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foresight and the correctness of the principles upon which his work was based. Father Lemke had similar ideas to those of Gallitzin before he joined him, and found in Gallitzin's work a corroboration of his views, and therefore became a worthy and capable disciple of Gallitzin. Their work is unique, and will ever stand out prominently in the history of the Church in the United States; and their names will ever be linked as the Apostles of the Faith in the Allegheny Mountains.


[The author desires to express appreciation of assistance given him by Rt. Rev. Abbot Innocent, O. S. B., of Atchison, Kansas, Revs. Fathers Adelbert Müller, 0. S. B., Vincent Huber, O. S. B., Ambrose Huebner, O. S. B., Aloysius Luther, 0. S. B., George Borneman, James E. Cleary, Albert Von Schilgen, and Messrs. A. C. Buck, F. X. Reuss and F. A. Sharbaugh. He desires to thank Rt. Rev. Leander Schnerr, O. S. B., Arch-Abbot of St. Vincent's Abbey, and the sisters of St. Joseph of Ebensburg, Pa., for the use of pictures for illustrating the article.

It may be proper to state here, because it was omitted in the proper place, that the date of April 1, 1857, as the time when Father Augustine Wirth, O. S. B., was sent to Kansas, was furnished me by Rt. Rev. Abbot Innocent, O. S. B. Father Moosmüller says that Father Wirth went to Kansas in 1856]


(The First Ship of the American Navy,)




A May-day sun-a noon-day tide

And a warm west wind for the ladies fair !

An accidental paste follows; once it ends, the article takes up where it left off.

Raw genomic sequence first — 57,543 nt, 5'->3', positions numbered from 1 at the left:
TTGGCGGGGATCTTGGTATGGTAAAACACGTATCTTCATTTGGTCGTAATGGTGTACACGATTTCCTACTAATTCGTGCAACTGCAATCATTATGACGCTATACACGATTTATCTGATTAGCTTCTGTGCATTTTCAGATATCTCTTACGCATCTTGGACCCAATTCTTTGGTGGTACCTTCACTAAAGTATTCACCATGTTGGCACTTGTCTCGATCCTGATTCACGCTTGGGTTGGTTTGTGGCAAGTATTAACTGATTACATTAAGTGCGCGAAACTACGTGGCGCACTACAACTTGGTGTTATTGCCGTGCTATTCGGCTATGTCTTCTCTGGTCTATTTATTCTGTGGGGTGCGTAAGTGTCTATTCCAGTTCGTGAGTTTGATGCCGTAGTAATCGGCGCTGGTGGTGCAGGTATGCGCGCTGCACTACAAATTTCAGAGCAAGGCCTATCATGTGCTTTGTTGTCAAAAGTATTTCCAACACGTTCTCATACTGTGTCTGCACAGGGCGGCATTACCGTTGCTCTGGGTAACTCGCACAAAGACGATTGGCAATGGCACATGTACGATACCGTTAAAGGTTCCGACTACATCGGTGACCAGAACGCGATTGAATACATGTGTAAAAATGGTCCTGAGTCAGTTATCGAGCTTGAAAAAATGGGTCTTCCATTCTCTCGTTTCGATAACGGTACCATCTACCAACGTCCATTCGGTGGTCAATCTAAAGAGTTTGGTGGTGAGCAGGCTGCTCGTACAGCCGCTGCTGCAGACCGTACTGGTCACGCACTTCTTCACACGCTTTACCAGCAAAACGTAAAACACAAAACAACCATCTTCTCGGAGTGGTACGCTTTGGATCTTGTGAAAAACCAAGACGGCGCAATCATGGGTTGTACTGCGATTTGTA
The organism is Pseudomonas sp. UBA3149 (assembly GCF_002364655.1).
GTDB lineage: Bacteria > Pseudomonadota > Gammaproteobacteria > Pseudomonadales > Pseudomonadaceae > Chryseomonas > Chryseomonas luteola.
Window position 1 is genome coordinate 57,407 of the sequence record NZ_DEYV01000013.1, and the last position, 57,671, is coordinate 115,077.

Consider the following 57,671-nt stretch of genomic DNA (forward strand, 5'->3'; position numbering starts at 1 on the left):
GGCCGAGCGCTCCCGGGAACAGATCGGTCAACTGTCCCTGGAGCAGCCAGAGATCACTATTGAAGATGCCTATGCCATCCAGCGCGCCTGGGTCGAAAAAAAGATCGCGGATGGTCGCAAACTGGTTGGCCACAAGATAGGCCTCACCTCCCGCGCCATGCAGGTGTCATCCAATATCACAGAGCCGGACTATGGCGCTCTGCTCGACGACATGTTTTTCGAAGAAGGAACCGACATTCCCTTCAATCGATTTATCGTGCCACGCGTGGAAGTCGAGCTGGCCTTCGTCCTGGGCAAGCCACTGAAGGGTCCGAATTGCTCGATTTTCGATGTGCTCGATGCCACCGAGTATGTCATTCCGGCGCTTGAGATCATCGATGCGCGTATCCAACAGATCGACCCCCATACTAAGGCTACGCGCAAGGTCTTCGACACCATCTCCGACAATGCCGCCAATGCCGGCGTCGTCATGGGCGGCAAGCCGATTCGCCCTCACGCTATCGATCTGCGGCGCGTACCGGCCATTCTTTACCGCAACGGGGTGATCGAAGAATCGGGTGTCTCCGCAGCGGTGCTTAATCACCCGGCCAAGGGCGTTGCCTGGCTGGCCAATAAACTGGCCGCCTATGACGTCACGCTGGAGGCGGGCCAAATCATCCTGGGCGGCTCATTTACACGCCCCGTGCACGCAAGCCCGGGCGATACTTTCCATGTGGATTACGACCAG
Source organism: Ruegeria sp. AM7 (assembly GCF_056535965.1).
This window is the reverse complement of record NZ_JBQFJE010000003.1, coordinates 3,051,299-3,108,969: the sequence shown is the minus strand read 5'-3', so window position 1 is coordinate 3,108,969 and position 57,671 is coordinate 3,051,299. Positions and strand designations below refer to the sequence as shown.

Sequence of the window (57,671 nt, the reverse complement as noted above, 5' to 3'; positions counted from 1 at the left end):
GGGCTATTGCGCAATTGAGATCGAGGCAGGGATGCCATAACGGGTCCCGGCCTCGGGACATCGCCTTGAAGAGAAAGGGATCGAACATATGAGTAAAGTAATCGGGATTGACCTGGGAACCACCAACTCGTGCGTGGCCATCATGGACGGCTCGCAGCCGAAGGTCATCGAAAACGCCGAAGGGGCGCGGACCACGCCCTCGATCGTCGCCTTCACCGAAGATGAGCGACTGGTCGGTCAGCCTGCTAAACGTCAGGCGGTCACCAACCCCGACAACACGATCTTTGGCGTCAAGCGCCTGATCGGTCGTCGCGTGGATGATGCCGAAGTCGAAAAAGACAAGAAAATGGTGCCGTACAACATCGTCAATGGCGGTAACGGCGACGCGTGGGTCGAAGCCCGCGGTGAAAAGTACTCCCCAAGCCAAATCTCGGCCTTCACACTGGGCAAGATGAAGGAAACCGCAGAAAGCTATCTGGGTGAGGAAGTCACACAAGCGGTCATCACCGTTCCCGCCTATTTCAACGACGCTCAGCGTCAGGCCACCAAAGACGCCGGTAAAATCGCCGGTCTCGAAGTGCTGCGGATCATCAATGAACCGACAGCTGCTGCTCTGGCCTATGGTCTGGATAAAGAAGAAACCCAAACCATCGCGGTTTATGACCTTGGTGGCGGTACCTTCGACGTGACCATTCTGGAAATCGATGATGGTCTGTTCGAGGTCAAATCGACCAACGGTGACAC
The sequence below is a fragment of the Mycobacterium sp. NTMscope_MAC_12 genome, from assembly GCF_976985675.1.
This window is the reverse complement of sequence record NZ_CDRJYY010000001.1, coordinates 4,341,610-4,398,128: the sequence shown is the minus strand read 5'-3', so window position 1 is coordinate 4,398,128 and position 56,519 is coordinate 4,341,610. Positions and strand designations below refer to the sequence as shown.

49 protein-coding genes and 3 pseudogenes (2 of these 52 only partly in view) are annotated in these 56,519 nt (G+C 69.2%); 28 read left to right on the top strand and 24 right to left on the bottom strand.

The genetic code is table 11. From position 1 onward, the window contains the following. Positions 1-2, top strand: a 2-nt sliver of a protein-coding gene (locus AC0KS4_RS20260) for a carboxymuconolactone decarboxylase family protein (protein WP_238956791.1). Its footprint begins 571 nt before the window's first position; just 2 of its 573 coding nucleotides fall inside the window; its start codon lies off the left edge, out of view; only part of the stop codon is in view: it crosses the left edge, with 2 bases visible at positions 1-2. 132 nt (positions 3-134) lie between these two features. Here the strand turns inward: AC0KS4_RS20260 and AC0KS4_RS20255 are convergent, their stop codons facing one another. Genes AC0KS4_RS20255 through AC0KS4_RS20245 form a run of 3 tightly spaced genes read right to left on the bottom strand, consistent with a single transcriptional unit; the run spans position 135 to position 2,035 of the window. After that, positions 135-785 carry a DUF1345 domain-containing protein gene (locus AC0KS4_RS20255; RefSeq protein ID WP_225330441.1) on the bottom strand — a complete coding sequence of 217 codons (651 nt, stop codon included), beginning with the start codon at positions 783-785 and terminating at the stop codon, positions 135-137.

A hundred craft at anchor ride,

Their bright flags gemming the Delaware.
Ten thousand freemen crowd the quay,

The housetops other thousands hold :
All Philadelphia throngs to see

The launch of Barry's frigate bold.
The gallant ship, UNITED STATES,

First of our navy's valiant fleet-
A nation's fame on her future waits,

A nation's hopes in her present meet.
She is built of the sturdy Georgia oak,

White, and solid, and seasoned long;
Her hull was fashioned with many a stroke,

Her masts are high, and her cables strong.
All copper-sheath'd and iron-bound,

Assured in peace, alert for war,
The flag she bears shall be world-renown'd,

And great the name of her Commodore.

The anchors strain, like living things,

And ev'ry rope is taut and tarr'd; 'Tis time the sea-bird spread her wings,

To flee from Master Humphreys' yard ! Behold! the launching-plank is oiled

Knock back the blocks from keel and side! Cut loose the ropes round th' capstans coiled,

And let the Frigate waveward slide ! Over the throng, a mighty hush

Hath fallen. All the dock grows still: And white lips whisper in the crush,

“The ship !-How goes she-well or ill ?” Hurrah ! hurrah ! a thing of pride,

She rushes down her glorious ways ! The bridegroom, water, greets his bride,

The sunbeams on their union blaze !

Now, thunder, cannon !-left and right,

A shout goes up from myriad throats ! The ladies wave their kerchiefs white,

The men make merry in the boats. While, gaily past the water-gates,

And gaily past each dock and quay, Our gallant ship, UNITED STATES,

Sails forth to-Immortality!

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Launch'd in the month belov'd of Mary,

Her captain-Catholic Erin's sonThree cheers for the frigate of brave Jack Barry!

Three cheers for our Navy, this day begun !



It is a matter for serious reflection and tending to the disproof of the assertion that the “good” one does “is oft interred with the bones” of the doer, to know that the Catholics of Pennsylvania to-day enjoy the direct beneficence of the charity of an English Catholic, who died as far back as 1741. The fund is known as “The Sir John James Fund.” It was established to contribute forty pounds a year to the support of two priests to labor among the poor of London; the rest of the income for the Jesuits as missioners in Pennsylvania."